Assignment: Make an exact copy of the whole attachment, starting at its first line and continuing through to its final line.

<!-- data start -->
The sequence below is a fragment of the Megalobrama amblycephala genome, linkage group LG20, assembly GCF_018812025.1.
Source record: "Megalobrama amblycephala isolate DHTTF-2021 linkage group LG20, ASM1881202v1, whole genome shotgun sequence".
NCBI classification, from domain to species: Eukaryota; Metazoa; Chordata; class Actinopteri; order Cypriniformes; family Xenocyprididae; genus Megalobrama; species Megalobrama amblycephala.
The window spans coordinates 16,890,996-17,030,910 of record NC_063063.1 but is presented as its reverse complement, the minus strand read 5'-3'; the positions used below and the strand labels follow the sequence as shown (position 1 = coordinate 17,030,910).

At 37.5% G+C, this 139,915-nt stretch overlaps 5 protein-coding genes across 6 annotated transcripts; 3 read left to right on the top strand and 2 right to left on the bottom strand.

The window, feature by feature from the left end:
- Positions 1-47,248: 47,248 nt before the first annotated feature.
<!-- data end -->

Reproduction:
The sequence below is a fragment of the Megalobrama amblycephala genome, linkage group LG20, assembly GCF_018812025.1.
Source record: "Megalobrama amblycephala isolate DHTTF-2021 linkage group LG20, ASM1881202v1, whole genome shotgun sequence".
NCBI classification, from domain to species: Eukaryota; Metazoa; Chordata; class Actinopteri; order Cypriniformes; family Xenocyprididae; genus Megalobrama; species Megalobrama amblycephala.
The window spans coordinates 16,890,996-17,030,910 of record NC_063063.1 but is presented as its reverse complement, the minus strand read 5'-3'; the positions used below and the strand labels follow the sequence as shown (position 1 = coordinate 17,030,910).

At 37.5% G+C, this 139,915-nt stretch overlaps 5 protein-coding genes across 6 annotated transcripts; 3 read left to right on the top strand and 2 right to left on the bottom strand.

The window, feature by feature from the left end:
- Positions 1-47,248: 47,248 nt before the first annotated feature.